Background: - Lipodystrophy is a condition where people do not have enough fat in the body. People with lipodystrophy can have problems such as diabetes or an enlarged liver. Researchers are looking at how leptin, a hormone produced by fat cells, can help people with these problems. Leptin helps control appetite and how the body stores food. Taking leptin can help people with lipodystrophy eat less food, which may help treat diabetes and other problems. To better understand how leptin works, researchers want to do an inpatient study on leptin treatment in people with lipodystrophy. Objectives: - To study how leptin treatment affects lipodystrophy. Eligibility: - Individuals between 14 and 70 years of age who have lipodystrophy. Design: - All participants will have a 19-day stay at the National Institutes of Health Clinical Center. One group of participants will have tests for 5 days before starting to take leptin. They will then take leptin for 2 weeks, and have more tests. The other group of participants will have tests for 5 days while taking leptin. They will then take stop taking leptin for 2 weeks, and have more tests, and then they will start taking leptin again. - Participants will have regular blood and urine tests during the visit. Some of the blood tests will look at insulin levels. Some will look at how the body metabolizes sugar and fat. Other tests will check hormone levels, especially of reproductive hormones. - During the visit, participants will spend 3 separate days in a metabolic chamber, a special room that measures how many calories the body uses. Urine samples will be collected during these stays. - Participants will also have several body imaging studies, including magnetic resonance imaging and a body composition scan. - Physical activity will be tested with an exercise bicycle and an electronic activity monitor. - Participants will be asked questions about hunger and comfort levels throughout the stay.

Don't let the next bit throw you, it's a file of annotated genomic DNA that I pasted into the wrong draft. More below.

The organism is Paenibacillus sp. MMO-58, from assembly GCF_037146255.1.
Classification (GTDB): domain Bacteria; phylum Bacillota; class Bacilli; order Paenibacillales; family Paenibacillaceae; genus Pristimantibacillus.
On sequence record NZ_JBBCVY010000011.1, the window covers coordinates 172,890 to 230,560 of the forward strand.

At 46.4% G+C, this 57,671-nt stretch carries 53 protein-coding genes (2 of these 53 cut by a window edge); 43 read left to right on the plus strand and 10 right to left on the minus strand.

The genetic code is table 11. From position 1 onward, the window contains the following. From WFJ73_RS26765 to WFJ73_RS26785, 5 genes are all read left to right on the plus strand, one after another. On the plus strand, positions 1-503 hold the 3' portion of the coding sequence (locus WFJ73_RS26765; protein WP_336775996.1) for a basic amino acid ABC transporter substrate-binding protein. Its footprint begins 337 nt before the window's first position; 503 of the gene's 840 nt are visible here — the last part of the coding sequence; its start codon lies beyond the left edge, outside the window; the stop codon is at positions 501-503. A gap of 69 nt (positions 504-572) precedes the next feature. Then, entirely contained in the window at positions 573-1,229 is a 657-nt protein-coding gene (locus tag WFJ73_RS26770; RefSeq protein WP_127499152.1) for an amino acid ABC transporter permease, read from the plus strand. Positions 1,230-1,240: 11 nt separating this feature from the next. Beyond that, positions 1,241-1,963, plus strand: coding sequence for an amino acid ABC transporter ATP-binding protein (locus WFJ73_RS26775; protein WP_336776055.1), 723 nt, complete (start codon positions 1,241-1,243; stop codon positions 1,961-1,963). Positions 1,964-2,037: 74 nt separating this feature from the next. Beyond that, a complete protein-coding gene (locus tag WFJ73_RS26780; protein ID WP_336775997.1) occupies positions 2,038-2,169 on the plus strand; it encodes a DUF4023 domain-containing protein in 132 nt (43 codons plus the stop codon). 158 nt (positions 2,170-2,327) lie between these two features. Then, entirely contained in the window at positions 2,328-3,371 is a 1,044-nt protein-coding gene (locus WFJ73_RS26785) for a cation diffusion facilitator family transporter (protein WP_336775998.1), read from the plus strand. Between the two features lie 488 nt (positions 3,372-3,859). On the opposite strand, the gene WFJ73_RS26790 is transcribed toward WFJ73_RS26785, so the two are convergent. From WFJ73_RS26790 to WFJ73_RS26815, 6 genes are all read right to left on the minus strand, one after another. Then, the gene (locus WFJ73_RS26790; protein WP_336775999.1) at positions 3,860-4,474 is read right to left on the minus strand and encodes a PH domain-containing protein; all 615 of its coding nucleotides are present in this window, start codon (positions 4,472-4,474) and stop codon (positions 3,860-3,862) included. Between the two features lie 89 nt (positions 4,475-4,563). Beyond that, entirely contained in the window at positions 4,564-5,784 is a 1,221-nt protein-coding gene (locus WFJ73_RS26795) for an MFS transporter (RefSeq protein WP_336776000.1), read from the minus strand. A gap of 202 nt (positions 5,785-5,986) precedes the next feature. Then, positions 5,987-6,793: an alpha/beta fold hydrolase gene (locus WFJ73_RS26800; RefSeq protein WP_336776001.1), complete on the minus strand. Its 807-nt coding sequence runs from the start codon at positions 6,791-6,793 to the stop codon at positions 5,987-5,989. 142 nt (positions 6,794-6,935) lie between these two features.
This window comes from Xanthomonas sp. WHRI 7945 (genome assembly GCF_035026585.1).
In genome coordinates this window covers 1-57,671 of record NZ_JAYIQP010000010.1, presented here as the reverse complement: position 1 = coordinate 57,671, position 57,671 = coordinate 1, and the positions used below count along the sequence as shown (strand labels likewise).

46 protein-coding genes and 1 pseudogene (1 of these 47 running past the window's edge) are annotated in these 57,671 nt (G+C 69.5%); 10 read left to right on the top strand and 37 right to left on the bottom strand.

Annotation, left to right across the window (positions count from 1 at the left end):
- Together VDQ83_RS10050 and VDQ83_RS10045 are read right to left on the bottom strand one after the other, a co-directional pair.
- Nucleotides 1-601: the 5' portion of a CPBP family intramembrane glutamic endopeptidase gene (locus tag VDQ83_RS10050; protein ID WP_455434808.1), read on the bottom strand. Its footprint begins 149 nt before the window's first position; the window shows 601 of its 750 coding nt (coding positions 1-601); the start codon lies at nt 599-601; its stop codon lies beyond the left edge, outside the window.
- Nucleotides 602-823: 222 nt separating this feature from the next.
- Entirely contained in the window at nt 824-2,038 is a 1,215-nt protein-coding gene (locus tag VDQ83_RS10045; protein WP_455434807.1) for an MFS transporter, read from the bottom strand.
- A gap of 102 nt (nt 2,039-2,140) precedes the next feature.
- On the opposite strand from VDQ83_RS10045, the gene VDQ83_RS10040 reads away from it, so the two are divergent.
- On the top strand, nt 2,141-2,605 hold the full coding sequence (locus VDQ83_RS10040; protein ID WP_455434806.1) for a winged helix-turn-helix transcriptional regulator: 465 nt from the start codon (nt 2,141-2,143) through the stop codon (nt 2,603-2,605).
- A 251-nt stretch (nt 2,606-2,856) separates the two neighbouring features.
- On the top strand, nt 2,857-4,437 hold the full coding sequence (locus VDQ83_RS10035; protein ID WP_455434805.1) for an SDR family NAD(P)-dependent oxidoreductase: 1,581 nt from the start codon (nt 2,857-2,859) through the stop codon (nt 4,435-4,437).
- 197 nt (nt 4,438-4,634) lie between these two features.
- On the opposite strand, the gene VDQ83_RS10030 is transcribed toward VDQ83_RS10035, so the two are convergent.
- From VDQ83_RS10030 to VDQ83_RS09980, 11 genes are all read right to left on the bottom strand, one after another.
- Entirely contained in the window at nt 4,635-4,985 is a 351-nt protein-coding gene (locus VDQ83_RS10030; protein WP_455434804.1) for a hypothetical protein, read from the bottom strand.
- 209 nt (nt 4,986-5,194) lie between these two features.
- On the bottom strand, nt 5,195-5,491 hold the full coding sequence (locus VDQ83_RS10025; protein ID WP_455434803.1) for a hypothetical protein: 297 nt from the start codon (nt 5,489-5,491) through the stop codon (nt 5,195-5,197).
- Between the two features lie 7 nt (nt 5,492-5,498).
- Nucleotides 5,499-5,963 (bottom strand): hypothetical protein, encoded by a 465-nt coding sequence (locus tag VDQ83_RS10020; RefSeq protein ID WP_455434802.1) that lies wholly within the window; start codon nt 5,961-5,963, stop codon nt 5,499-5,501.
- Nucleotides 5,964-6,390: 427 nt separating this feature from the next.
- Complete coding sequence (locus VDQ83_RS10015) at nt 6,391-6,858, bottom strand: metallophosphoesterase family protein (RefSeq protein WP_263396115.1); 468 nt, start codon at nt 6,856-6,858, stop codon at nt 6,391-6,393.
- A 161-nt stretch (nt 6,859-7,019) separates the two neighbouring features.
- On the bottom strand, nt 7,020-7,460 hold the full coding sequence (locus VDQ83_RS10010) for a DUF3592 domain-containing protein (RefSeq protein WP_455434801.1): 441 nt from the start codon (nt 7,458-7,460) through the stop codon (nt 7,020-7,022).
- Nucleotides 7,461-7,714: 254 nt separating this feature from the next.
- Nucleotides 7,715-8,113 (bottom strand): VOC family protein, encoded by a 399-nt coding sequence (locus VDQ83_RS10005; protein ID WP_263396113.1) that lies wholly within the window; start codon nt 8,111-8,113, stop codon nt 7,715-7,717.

The trial is Open with a status of Recruiting.

Investigator: Rebecca J Brown, M.D.

Referral Contacts: Email: Cristina A Meehan Phone: (301) 435-0666

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Effect of Leptin Therapy in the Treatment of Severe Insulin Resistance